One reason I find educational technology so exciting is the potential to increase equity in education. Last fall, I was lucky enough to come across Mark Warschauer’s Learning in the Cloud: How (and Why) to Transform Schools with Digital Media. This book examines the ways that schools use technology and the obstacles to fully integrating it in a meaningful way in classrooms.
Over the years, as the price of technology has dropped, the ratio of computers to students in schools has increased quickly. Although the in-school access gap between low-SES children and their more affluent peers has narrowed, Warschauer points out that we still have a ways to go before the technology gap closes.
Focusing on use rather than device ownership paints a richer picture of today’s equity issues in the uses of technology for learning.
- Children in low-SES schools are more likely than their wealthier peers to use technology in class for drill and practice, like recalling math facts or finding the grammar error in a sentence.
- Children in wealthier schools are more likely to use technology to work on more complex projects and problems that require higher-order thinking skills, like evaluating the health of an ecosystem.
Many argue that low-income students are more likely to need the technology for drill and practice in order to build a basic level of knowledge or prepare for state tests. However, according to Learning in the Cloud, research has found that it’s unclear if learning gains from drill exercises persist long-term, and some research indicates that these exercises may negatively impact learning. Plus, solving problems in an overly narrow context makes it more difficult for learners to apply their knowledge to solve more varied problems.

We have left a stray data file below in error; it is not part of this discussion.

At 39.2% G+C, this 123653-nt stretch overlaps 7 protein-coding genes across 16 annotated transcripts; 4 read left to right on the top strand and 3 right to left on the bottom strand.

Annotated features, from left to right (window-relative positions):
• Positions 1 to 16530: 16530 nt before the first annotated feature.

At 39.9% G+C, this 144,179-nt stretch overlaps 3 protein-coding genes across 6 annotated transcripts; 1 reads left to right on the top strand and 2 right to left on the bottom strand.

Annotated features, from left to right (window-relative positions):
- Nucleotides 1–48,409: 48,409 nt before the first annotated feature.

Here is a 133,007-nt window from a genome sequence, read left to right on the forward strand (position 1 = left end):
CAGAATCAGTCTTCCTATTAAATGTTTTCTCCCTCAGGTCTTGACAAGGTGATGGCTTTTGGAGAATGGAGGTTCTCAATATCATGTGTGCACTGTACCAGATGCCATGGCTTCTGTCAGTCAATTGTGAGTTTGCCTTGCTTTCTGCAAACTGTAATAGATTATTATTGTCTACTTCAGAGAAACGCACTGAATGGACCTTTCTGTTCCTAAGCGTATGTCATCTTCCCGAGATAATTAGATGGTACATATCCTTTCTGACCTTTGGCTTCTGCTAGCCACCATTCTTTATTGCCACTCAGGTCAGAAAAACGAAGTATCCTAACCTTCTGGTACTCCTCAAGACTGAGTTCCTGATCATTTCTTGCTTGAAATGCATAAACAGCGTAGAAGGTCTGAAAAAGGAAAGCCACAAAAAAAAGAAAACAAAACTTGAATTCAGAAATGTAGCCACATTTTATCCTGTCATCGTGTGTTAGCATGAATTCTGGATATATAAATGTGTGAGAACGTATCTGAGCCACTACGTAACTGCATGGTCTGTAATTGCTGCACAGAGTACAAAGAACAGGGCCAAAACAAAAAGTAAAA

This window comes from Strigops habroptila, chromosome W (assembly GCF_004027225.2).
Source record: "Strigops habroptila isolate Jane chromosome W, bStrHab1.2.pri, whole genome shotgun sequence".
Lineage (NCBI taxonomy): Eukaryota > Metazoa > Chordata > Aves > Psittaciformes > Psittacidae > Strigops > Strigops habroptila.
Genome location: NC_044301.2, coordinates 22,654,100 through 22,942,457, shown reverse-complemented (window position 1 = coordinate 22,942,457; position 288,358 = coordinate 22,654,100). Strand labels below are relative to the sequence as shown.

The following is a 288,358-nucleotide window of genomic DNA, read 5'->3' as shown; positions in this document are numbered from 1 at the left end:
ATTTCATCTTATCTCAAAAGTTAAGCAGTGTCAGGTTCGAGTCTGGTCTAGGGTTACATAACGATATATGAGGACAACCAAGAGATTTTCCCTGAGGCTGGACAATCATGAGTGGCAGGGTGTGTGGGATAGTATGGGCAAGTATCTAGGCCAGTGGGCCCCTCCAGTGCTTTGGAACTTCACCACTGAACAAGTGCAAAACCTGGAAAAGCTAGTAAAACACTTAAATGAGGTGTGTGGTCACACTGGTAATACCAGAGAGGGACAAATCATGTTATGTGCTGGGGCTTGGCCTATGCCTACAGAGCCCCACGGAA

There is some knowledge that needs to be memorized to the point of automaticity, but it’s up to schools, teachers, curriculum developers, and ed tech product creators to ensure that these drills and practice are balanced with access to richer problems and learning experiences that allow students to apply what they’ve learned in challenging and novel ways. Otherwise, the differences between the affluent and the less affluent in the use of technology lead to a widening of the achievement gap.
Reading Warschauer’s book not only helped me to better understand the different ways technology is used and supported (or not supported) in classrooms, but also expanded my views on evaluating how we measure the use and spread of technology across schools. Ownership data gives us some sense of where and how much technology is permeating different areas of society, but we need to move beyond ownership data and begin to focus more on how devices are being used in order to ensure technology is being implemented in equitable and meaningful ways.